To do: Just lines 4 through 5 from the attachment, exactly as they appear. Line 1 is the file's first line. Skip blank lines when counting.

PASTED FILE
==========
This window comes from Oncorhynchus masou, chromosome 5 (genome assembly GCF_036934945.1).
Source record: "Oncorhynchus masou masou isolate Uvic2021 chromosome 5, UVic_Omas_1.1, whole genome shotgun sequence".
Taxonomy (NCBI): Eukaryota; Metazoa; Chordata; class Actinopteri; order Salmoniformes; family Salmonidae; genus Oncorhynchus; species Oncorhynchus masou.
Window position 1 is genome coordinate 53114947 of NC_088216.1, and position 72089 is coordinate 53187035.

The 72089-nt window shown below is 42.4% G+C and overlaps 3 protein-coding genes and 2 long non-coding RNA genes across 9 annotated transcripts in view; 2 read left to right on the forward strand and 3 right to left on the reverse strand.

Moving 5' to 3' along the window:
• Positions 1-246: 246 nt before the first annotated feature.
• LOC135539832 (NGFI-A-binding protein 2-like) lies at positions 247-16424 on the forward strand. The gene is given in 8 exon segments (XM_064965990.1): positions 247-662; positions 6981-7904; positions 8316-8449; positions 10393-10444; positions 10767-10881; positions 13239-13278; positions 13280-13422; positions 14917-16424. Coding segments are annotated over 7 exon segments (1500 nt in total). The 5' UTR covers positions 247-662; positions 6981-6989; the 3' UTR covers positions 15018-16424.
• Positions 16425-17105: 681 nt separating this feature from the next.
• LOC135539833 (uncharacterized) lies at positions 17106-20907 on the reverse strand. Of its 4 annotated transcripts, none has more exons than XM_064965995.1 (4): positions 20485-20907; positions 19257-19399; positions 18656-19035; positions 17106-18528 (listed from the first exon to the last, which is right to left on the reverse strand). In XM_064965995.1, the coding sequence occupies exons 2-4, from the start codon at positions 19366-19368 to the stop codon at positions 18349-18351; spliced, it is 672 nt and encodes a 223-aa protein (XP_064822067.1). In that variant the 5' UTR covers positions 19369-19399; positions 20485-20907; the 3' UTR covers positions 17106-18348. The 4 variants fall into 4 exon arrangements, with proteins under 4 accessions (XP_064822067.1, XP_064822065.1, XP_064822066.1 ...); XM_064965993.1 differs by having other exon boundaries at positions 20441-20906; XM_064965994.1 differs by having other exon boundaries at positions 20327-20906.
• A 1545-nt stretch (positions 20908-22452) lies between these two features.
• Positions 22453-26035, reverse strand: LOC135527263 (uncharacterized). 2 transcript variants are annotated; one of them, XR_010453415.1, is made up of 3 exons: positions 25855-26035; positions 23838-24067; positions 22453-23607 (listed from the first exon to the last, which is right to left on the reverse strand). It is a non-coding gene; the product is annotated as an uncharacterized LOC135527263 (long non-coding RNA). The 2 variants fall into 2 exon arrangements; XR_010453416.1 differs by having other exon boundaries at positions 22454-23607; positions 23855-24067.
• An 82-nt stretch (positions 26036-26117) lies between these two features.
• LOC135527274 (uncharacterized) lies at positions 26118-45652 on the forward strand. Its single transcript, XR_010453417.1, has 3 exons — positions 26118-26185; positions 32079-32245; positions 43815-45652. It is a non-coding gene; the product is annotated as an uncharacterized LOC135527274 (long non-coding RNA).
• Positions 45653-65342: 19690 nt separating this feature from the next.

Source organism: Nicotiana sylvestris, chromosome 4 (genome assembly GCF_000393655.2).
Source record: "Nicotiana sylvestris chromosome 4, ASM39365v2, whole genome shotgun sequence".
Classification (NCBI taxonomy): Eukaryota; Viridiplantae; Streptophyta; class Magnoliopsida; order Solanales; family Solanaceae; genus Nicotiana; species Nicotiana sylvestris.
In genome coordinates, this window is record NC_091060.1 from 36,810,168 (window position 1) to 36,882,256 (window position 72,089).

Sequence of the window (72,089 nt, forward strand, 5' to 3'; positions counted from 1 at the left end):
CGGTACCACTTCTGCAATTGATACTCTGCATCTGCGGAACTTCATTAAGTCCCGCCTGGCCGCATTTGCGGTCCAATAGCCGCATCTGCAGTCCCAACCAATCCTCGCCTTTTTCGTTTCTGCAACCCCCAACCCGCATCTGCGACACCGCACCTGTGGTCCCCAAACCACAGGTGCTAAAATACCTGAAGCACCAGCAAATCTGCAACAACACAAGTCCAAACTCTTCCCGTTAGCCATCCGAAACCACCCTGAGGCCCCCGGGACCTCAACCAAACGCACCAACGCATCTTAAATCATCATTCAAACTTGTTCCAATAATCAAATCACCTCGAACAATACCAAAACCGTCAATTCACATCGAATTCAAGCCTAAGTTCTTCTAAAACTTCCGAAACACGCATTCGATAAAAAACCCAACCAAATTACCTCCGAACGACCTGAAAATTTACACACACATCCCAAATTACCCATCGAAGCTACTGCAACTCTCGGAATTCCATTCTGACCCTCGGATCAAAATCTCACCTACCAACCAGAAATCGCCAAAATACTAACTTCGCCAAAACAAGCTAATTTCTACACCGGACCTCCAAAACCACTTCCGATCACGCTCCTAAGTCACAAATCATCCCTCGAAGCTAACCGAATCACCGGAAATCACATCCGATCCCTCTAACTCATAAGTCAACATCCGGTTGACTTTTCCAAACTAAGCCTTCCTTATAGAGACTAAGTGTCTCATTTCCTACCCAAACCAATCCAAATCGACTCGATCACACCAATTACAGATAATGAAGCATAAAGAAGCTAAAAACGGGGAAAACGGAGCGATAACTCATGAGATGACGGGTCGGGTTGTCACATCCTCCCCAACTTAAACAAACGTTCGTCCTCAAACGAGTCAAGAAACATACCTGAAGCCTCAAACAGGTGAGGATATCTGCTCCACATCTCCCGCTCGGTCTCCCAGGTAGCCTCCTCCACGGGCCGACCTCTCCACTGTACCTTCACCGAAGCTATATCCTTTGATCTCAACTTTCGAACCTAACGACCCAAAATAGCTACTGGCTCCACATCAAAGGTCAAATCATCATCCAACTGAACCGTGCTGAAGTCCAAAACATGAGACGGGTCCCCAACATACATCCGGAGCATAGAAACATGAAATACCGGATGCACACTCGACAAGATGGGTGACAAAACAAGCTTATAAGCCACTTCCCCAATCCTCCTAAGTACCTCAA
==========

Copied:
Window position 1 is genome coordinate 53114947 of NC_088216.1, and position 72089 is coordinate 53187035.

The 72089-nt window shown below is 42.4% G+C and overlaps 3 protein-coding genes and 2 long non-coding RNA genes across 9 annotated transcripts in view; 2 read left to right on the forward strand and 3 right to left on the reverse strand.